Ian McKellen Had a Breakdown Because of The Hobbit (For The Same Reason We All Had It)

Ian McKellen Had a Breakdown Because of The Hobbit (For The Same Reason We All Had It)
Image credit: Warner Bros.

The filming of The Hobbit was not at all what the actor had expected it to be.

Ian McKellen is best known for his role as Gandalf in Peter Jackson's The Lord of the Rings. The trilogy not only became a cult classic, but also provided its creators and cast with several years of great friendship and fun on set.

So it comes as no surprise that when Peter Jackson invited Ian McKellen to return to the iconic role, he accepted without hesitation. Little did McKellen know that instead of seeing his friends on the set, he would only see their photographs.

Unlike The Lord of the Rings, which was filmed in New Zealand, The Hobbit was shot mostly in a studio with green screens. Short dwarfs and a tall wizard could not be in the frame at the same time, because in real life the difference in height between actors is not so significant.

McKellen said that all he had for company were 13 photographs of dwarves on stands with little lights flashing on those who spoke.

The actor admitted that the whole thing made him cry:

“I cried, actually. I cried. Then I said out loud, ‘This is not why I became an actor.’”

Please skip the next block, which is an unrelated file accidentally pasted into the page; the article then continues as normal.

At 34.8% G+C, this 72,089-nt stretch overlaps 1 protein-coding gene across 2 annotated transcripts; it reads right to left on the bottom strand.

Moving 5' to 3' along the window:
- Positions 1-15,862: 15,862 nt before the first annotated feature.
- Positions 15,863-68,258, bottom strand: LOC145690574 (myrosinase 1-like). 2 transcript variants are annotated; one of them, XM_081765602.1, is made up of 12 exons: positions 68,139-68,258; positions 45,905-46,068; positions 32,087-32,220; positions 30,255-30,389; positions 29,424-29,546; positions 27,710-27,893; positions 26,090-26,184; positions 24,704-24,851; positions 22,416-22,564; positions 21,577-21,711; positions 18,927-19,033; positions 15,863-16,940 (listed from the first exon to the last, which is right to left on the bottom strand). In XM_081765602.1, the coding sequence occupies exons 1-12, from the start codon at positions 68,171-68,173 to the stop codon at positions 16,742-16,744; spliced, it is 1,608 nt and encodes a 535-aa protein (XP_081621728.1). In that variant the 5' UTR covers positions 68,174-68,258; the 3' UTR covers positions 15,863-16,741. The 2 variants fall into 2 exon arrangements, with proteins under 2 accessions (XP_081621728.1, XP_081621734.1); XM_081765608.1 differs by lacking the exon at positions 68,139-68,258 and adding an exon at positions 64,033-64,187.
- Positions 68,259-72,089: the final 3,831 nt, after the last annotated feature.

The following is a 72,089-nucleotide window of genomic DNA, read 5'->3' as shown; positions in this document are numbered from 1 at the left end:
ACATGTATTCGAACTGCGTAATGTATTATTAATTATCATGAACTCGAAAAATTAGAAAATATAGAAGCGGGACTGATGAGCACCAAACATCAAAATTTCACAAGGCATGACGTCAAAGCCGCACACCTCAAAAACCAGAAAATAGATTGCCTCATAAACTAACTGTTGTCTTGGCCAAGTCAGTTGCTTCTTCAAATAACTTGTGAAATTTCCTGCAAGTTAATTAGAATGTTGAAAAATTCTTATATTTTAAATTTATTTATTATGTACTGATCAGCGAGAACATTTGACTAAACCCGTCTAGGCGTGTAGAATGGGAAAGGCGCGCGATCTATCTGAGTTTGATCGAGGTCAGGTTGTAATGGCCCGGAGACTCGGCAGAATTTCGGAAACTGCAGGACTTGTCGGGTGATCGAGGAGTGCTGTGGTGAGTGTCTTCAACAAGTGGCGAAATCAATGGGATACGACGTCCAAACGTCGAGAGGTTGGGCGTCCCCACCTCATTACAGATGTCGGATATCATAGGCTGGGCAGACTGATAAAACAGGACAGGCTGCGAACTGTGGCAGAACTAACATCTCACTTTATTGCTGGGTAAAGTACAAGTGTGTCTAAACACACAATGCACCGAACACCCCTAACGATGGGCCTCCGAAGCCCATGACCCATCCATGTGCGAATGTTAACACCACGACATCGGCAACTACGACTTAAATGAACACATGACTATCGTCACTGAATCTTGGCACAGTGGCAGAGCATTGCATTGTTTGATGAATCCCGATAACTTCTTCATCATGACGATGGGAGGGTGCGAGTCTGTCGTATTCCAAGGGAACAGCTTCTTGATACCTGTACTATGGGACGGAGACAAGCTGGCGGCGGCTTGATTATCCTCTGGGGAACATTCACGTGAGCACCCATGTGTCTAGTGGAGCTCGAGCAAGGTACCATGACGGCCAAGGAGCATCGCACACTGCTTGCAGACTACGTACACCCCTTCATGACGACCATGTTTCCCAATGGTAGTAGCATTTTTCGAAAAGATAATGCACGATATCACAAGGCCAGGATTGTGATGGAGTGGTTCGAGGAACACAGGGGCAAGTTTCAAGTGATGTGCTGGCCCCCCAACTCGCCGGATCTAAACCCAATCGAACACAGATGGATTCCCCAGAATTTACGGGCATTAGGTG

Peter Jackson gave up some of his unique techniques in The Hobbit and lost some of the magic that was in The Lord of the Rings.

For example, The Lord of the Rings is considered a masterpiece of forced perspective, a technique in which two actors of the same height are filmed at different distances so that one appears shorter than the other.

The idea is as old as cinema itself – but Peter Jackson and his team were the first to realize it with a moving camera. And so came the famous scenes of Frodo and Gandalf at the table in Bag End, their wagon ride across the Shire, and others.

The filmmakers were praised for this technique, it was even shown in an exhibition dedicated to the movie. But forced perspective is a 2D trick that is impossible with 3D movie cameras. In The Hobbit, such scenes had to be abandoned because Jackson wanted to shoot the movie in 3D.

And for the same reason, Sir Ian McKellen was forced to shoot most of his scenes alone, which only elicits sympathy and sadness.

Source: Express